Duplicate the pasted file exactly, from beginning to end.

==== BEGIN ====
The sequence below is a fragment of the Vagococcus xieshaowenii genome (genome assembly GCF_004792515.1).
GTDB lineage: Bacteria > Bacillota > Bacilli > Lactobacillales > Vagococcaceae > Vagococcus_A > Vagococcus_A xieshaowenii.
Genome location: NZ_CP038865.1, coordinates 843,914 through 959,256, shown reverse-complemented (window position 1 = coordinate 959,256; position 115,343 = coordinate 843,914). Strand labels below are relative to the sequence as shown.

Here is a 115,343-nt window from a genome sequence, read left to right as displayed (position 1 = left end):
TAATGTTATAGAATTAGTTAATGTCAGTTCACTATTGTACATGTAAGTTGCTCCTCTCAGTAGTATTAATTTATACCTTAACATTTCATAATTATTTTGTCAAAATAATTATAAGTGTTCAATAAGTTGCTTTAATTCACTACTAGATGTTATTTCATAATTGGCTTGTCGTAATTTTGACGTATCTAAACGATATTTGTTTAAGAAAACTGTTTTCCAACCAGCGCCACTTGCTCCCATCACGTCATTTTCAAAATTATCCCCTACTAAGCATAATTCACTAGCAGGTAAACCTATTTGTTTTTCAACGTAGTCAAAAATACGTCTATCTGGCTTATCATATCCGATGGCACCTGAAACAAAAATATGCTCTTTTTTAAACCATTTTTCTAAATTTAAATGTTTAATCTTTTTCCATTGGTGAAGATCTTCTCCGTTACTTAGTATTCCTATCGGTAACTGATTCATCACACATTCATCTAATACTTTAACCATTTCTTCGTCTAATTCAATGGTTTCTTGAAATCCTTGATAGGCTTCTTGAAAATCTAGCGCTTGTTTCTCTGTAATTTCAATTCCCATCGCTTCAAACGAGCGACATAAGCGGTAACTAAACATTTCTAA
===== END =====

The sequence below is a fragment of the Vagococcus xieshaowenii genome (genome assembly GCF_004792515.1).
GTDB lineage: Bacteria > Bacillota > Bacilli > Lactobacillales > Vagococcaceae > Vagococcus_A > Vagococcus_A xieshaowenii.
Genome location: NZ_CP038865.1, coordinates 843,914 through 959,256, shown reverse-complemented (window position 1 = coordinate 959,256; position 115,343 = coordinate 843,914). Strand labels below are relative to the sequence as shown.

Here is a 115,343-nt window from a genome sequence, read left to right as displayed (position 1 = left end):
TAATGTTATAGAATTAGTTAATGTCAGTTCACTATTGTACATGTAAGTTGCTCCTCTCAGTAGTATTAATTTATACCTTAACATTTCATAATTATTTTGTCAAAATAATTATAAGTGTTCAATAAGTTGCTTTAATTCACTACTAGATGTTATTTCATAATTGGCTTGTCGTAATTTTGACGTATCTAAACGATATTTGTTTAAGAAAACTGTTTTCCAACCAGCGCCACTTGCTCCCATCACGTCATTTTCAAAATTATCCCCTACTAAGCATAATTCACTAGCAGGTAAACCTATTTGTTTTTCAACGTAGTCAAAAATACGTCTATCTGGCTTATCATATCCGATGGCACCTGAAACAAAAATATGCTCTTTTTTAAACCATTTTTCTAAATTTAAATGTTTAATCTTTTTCCATTGGTGAAGATCTTCTCCGTTACTTAGTATTCCTATCGGTAACTGATTCATCACACATTCATCTAATACTTTAACCATTTCTTCGTCTAATTCAATGGTTTCTTGAAATCCTTGATAGGCTTCTTGAAAATCTAGCGCTTGTTTCTCTGTAATTTCAATTCCCATCGCTTCAAACGAGCGACATAAGCGGTAACTAAACATTTCTAA